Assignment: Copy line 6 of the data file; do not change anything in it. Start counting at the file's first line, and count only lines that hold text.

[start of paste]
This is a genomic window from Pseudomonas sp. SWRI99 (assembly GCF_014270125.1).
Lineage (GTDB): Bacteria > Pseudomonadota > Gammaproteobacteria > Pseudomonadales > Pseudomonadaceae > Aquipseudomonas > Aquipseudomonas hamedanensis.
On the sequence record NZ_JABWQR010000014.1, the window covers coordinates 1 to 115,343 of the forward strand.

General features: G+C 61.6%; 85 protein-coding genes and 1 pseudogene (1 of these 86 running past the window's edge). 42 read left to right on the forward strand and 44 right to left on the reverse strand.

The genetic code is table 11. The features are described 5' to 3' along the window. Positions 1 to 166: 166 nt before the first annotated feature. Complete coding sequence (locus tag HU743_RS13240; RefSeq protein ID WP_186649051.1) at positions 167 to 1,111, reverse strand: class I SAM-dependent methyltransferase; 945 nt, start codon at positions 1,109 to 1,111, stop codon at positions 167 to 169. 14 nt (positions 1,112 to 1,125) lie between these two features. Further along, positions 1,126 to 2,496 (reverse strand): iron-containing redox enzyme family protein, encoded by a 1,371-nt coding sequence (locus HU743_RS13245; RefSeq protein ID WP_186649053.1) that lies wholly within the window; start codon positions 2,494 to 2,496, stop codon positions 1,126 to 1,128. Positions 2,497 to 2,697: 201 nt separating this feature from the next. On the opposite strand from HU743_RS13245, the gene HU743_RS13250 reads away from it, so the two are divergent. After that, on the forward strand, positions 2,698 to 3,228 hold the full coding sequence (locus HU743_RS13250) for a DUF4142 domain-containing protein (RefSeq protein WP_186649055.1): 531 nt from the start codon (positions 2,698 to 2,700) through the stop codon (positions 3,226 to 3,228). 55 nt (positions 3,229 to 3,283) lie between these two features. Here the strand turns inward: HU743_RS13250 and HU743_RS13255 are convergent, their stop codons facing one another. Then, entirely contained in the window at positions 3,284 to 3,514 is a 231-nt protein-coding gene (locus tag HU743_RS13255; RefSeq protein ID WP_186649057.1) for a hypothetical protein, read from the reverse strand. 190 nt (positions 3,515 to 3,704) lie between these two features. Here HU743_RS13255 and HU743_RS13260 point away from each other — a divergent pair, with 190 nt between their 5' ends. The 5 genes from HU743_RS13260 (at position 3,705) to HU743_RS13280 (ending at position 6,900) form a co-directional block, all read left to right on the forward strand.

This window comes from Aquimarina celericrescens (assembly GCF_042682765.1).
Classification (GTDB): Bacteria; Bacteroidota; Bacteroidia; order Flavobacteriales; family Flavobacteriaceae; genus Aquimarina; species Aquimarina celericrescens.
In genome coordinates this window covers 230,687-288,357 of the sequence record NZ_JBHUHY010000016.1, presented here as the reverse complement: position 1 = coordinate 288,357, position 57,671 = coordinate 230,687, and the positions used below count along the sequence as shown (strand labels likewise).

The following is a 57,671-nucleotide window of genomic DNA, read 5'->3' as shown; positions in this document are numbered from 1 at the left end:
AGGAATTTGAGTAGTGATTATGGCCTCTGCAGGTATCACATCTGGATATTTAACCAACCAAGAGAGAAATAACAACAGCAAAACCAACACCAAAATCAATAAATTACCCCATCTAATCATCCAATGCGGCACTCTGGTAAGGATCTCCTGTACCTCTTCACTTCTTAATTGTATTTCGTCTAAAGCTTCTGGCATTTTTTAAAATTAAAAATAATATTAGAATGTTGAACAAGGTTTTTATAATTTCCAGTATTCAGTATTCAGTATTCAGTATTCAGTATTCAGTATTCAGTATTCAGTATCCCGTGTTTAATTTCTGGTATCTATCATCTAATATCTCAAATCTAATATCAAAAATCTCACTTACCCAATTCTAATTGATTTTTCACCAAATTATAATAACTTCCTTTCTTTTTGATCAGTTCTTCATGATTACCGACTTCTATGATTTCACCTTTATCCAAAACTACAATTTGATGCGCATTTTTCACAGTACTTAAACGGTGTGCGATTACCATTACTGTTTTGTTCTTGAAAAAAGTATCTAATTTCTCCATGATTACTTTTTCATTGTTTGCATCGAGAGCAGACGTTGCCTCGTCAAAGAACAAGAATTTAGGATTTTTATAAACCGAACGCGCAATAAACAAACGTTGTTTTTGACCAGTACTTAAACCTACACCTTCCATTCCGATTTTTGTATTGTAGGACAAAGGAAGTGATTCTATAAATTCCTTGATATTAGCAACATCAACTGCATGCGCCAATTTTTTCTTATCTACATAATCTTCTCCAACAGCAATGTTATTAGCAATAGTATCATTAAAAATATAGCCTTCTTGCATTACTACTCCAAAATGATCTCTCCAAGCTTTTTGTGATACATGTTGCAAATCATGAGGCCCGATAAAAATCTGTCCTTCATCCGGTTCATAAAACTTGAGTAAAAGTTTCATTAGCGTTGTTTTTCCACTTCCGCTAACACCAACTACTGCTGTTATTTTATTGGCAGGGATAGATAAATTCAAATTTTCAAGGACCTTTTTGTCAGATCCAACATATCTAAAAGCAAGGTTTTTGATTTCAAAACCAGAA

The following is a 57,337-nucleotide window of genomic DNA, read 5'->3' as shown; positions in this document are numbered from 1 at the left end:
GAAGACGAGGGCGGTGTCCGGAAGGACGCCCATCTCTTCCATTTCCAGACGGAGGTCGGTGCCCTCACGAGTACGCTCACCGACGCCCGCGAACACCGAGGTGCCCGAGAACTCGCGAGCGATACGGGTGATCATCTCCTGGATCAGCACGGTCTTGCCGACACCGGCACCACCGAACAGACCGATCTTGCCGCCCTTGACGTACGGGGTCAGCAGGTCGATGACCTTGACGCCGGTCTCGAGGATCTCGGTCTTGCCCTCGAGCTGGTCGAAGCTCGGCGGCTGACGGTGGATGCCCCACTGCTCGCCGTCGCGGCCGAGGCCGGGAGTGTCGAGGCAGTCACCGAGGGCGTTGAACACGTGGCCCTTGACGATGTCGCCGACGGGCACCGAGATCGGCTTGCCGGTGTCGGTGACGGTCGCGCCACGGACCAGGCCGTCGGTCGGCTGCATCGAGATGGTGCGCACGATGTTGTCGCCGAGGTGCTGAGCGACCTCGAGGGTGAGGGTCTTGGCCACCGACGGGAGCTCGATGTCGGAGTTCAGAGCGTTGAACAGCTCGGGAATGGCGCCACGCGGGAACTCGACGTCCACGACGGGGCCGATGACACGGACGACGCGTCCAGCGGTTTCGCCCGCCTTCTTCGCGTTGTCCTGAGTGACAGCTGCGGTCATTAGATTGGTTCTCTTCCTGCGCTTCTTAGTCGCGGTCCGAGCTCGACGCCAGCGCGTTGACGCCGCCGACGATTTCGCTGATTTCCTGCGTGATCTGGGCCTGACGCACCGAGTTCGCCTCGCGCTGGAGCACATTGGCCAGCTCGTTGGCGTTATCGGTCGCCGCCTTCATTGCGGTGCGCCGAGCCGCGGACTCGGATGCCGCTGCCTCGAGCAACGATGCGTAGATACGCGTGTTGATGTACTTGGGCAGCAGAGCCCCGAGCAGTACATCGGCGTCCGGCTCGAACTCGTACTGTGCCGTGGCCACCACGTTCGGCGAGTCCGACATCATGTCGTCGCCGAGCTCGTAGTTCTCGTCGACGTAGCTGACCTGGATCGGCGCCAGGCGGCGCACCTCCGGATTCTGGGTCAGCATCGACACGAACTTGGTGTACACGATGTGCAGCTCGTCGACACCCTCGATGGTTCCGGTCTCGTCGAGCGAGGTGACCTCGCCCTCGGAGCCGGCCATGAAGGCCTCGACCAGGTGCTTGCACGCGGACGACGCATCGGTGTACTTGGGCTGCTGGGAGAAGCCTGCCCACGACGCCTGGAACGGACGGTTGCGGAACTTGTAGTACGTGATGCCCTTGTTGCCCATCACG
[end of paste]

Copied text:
This window comes from Aquimarina celericrescens (assembly GCF_042682765.1).